UNESCO is creating a local commission to implement a ten-year plan to safeguard the city of Marrakech. The initiative is part of UNESCO's protection plan of action at the international, national and sub-regional levels, the French daily Le Figaro reported on Thursday (22 December). Since1997, UNESCO has been preserving threatened cultural languages, traditions, and monuments such as Jamaâ El Fna Square. Surrounded by small shops, the vast area teems with salesmen, acrobats, storytellers, snake charmers and fortunetellers. UNESCO proclaimed Jamaâ El Fna Square a masterpiece of the human oral and immaterial heritage in 2001. It is, of course, a major tourist attraction, but not ( in my opinion ) as sensational as the old medina in Fès.


Moroccan News Briefs - #5

Moroccan News Briefs published in The View From Fez draw on open source material, contributions from readers, as well as material from Maghreb Arabe Presse (MAP), Morocco Times and official Moroccan Government press releases.


  • Journalists of the state-owned Maghreb Arab Press Agency (MAP) on Thursday staged a sit-in before the Finance Ministry to protest low wages and call for reviewing their financial situation which "is deteriorating because of the government's policy vis-à-vis this institution."

    The National Union for Moroccan Press (SNMP) had called for the sit-in to "protest the non implementation of the Agency's Board of Governors of the decision on increasing the salary of journalists, made during its meeting held in November 2004."

    A delegation of the Union, led by its Secretary General Younès Moujahid, handed a memorandum to the Finance and Privatization Minister, Fathallah Oualalou. The document deplores that "many requests submitted to MAP's governing board since 1998 have been frozen."

    The memo recalls that the governing board adopted unanimously in November 2004 a decision on "the increase of salaries of journalists, awaiting a global review of the situation of MAP employees part of a new legal framework."

    SNPM called on the Finance and Privatization Ministry to speed up examining other requests on the situation of MAP journalists "whose wages are considered among the lowest in the press and media sectors."


  • Speaker of the Vietnamese House Nguyen Van An’s ongoing visit to Morocco will contribute to boosting bilateral relations, President of the Moroccan House of Representatives said Thursday.

    The visit would “lift the relationship between the two parliaments to a new height and strengthen friendship between the two peoples,” Abdelwahad Radi said at their meeting.

    National Assembly Chairman An arrived in the Moroccan capital Rabat earlier the same day on his first official visit, marking the final leg of his North Africa tour which also included Algeria and Tunisia.

    The two countries should further tap their great potential for cooperation, especially economic, An said.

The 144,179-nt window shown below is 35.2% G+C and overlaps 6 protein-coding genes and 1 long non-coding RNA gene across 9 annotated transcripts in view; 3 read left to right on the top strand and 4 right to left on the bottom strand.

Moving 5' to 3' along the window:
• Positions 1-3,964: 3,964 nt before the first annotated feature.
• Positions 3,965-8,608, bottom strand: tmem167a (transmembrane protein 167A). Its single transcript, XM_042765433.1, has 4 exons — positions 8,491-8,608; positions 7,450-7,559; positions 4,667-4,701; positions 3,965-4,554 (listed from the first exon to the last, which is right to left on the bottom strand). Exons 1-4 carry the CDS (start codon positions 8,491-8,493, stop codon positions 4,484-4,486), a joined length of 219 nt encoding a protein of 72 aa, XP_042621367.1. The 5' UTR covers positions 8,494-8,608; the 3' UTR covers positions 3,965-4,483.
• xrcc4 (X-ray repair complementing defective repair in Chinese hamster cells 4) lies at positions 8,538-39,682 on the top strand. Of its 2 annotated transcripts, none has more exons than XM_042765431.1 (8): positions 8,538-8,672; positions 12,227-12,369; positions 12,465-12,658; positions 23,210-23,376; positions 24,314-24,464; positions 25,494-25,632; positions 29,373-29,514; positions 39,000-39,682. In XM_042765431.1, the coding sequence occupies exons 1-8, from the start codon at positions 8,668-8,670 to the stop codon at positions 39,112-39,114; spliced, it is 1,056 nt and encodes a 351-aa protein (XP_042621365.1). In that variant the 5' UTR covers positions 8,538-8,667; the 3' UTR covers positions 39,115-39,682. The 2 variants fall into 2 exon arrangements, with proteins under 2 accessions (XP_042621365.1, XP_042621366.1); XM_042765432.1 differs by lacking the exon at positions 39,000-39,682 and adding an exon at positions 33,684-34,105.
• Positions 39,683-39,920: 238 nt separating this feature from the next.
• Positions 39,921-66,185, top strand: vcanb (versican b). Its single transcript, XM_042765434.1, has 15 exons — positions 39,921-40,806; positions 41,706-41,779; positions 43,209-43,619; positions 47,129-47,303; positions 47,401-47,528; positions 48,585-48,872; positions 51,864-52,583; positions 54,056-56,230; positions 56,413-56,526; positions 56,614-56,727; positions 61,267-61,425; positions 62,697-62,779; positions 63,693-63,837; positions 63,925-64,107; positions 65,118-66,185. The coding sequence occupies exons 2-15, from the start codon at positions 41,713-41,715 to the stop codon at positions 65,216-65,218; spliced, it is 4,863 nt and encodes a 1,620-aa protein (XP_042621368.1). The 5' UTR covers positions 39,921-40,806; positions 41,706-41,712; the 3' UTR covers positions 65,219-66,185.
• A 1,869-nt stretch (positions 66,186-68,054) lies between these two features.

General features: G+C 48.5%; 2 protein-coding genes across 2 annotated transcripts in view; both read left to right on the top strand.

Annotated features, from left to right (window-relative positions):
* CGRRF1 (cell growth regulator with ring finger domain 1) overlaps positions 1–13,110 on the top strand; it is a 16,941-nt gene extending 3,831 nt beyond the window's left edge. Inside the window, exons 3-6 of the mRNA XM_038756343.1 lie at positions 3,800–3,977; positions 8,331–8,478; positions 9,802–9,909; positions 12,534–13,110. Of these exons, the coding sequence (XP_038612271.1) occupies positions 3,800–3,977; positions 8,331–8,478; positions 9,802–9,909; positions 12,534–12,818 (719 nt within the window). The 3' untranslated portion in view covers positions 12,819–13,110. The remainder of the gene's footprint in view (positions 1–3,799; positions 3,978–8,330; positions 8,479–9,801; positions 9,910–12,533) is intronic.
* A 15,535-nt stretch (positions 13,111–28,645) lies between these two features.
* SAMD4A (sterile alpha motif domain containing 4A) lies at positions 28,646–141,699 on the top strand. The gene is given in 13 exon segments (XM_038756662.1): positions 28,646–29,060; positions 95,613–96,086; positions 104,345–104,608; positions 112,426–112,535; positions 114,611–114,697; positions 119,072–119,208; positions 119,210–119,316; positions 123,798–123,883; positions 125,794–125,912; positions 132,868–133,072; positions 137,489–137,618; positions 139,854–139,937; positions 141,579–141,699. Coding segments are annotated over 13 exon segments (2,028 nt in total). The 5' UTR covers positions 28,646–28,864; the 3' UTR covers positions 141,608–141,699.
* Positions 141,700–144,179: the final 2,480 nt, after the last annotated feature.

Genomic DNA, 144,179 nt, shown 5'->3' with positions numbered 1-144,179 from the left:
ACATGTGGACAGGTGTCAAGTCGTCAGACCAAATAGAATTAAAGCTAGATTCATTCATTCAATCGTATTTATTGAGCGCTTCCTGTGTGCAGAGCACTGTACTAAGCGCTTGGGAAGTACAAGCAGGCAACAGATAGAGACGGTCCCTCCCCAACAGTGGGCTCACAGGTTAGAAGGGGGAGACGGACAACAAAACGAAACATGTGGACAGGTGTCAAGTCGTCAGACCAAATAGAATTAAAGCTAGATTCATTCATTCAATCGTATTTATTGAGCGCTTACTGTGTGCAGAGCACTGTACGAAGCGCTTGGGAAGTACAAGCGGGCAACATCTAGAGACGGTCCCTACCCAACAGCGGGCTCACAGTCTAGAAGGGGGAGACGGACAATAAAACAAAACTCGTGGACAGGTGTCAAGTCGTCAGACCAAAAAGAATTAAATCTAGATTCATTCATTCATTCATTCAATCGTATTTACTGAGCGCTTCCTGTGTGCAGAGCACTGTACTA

At the meeting, the leaders signed an agreement for cooperation between the Moroccan House of Representatives and Vietnamese National Assembly.

    Morocco wants to develop multi-dimensional ties with Viet Nam, Moroccan Prime Minister Driss Jetou told visiting Vietnamese National Assembly Chairman Nguyen Van An in Rabat on December 22.

    At the meeting, the Moroccan PM expressed his admiration at what Viet Nam has achieved in its past struggle for national liberation and current renovation process.

    “Viet Nam is a worthy example for developing countries like Morocco to follow,” PM Jetou said. He said he believed that with socio-political stability Viet Nam will advance its economy rapidly and substantively in the coming time.

    The Moroccan PM assured NA Chairman An of his country’s support for Viet Nam’s bid for WTO membership. He recalled that he and Prime Minister Phan Van Khai, during the latter’s Morocco visit in late 2004, agreed to boost economic and trade ties, particularly in textiles, electronics, and electrical cables, where Morocco has great demand.

    The Moroccan PM said he would make a visit to Viet Nam next year to discuss measures to lift cooperation between the two countries to a new height.

    NA Chairman An briefed the PM on the results of his talks with House of Representatives Speaker A. Radi, affirming that the two countries’ parliaments will continue to boost their relations in all areas.

    He said that the Vietnamese NA welcomes and supports its Government’s action plan on Viet Nam-Africa ties in the 2004-2010 period, and that he wants the Moroccan Government and Prime Minister to help in encouraging its ministries and businesses to actively work with the Vietnamese side in realising the plan.

    On December 23, NA Chairman An and House of Representatives Speaker A. Radi attended the Viet Nam-Morocco Economic Cooperation Forum. Speaking at the event, which drew more than 100 Vietnamese and Moroccan entrepreneurs, the Vietnamese legislative leader emphasised that entrepreneurs themselves are the most active and effective element helping to bring the two countries closer in the current circumstance.

    “It is my belief that businessmen, with their clear-headedness and enthusiasm, will help increase the two countries’ economic ties, trade and investment,” NA Chairman An said.

    Later the day, the Chairman attended the official opening of the Vietnamese Embassy in Morocco. The Vietnamese leader paid a floral tribute to King Mohammed V and King Hassan II at their mausoleum. As scheduled, NA Chairman An will visit the ancient city of Fès before leaving Rabat for home to conclude his three-day visit to Morocco.

  • 3000 EURO PRIZE

  • The European Commission is going to hold an international competition among the journalists activate in the field of cultural heritage.

    Journalists will be asked to submit their reports about two historical sites in the Mediterranean Sea region to the commission. Tthe deadline for submitting the reports is March 31st, 2006.

    Only the reporters and journalists from Palestine, Egypt, Algeria, Morocco, Turkey, Syria, Israel, Tunisia, and European countries are allowed to participate in this competition.